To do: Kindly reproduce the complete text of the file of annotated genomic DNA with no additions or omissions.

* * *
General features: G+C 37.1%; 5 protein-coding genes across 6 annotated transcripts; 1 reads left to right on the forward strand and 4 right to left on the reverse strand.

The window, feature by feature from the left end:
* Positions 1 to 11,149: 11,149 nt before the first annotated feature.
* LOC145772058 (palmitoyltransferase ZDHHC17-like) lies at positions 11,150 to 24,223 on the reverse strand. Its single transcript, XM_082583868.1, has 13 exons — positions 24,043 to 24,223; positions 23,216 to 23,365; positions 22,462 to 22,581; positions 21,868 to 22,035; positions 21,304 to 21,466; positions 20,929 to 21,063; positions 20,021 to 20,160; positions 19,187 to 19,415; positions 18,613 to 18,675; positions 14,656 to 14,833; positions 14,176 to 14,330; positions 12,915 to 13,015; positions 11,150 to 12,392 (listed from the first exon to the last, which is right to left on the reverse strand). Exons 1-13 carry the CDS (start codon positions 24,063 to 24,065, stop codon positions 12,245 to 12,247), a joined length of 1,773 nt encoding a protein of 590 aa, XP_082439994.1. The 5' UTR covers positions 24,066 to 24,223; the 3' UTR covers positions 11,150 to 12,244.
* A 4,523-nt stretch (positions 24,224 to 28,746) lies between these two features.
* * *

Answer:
General features: G+C 37.1%; 5 protein-coding genes across 6 annotated transcripts; 1 reads left to right on the forward strand and 4 right to left on the reverse strand.

The window, feature by feature from the left end:
* Positions 1 to 11,149: 11,149 nt before the first annotated feature.
* LOC145772058 (palmitoyltransferase ZDHHC17-like) lies at positions 11,150 to 24,223 on the reverse strand. Its single transcript, XM_082583868.1, has 13 exons — positions 24,043 to 24,223; positions 23,216 to 23,365; positions 22,462 to 22,581; positions 21,868 to 22,035; positions 21,304 to 21,466; positions 20,929 to 21,063; positions 20,021 to 20,160; positions 19,187 to 19,415; positions 18,613 to 18,675; positions 14,656 to 14,833; positions 14,176 to 14,330; positions 12,915 to 13,015; positions 11,150 to 12,392 (listed from the first exon to the last, which is right to left on the reverse strand). Exons 1-13 carry the CDS (start codon positions 24,063 to 24,065, stop codon positions 12,245 to 12,247), a joined length of 1,773 nt encoding a protein of 590 aa, XP_082439994.1. The 5' UTR covers positions 24,066 to 24,223; the 3' UTR covers positions 11,150 to 12,244.
* A 4,523-nt stretch (positions 24,224 to 28,746) lies between these two features.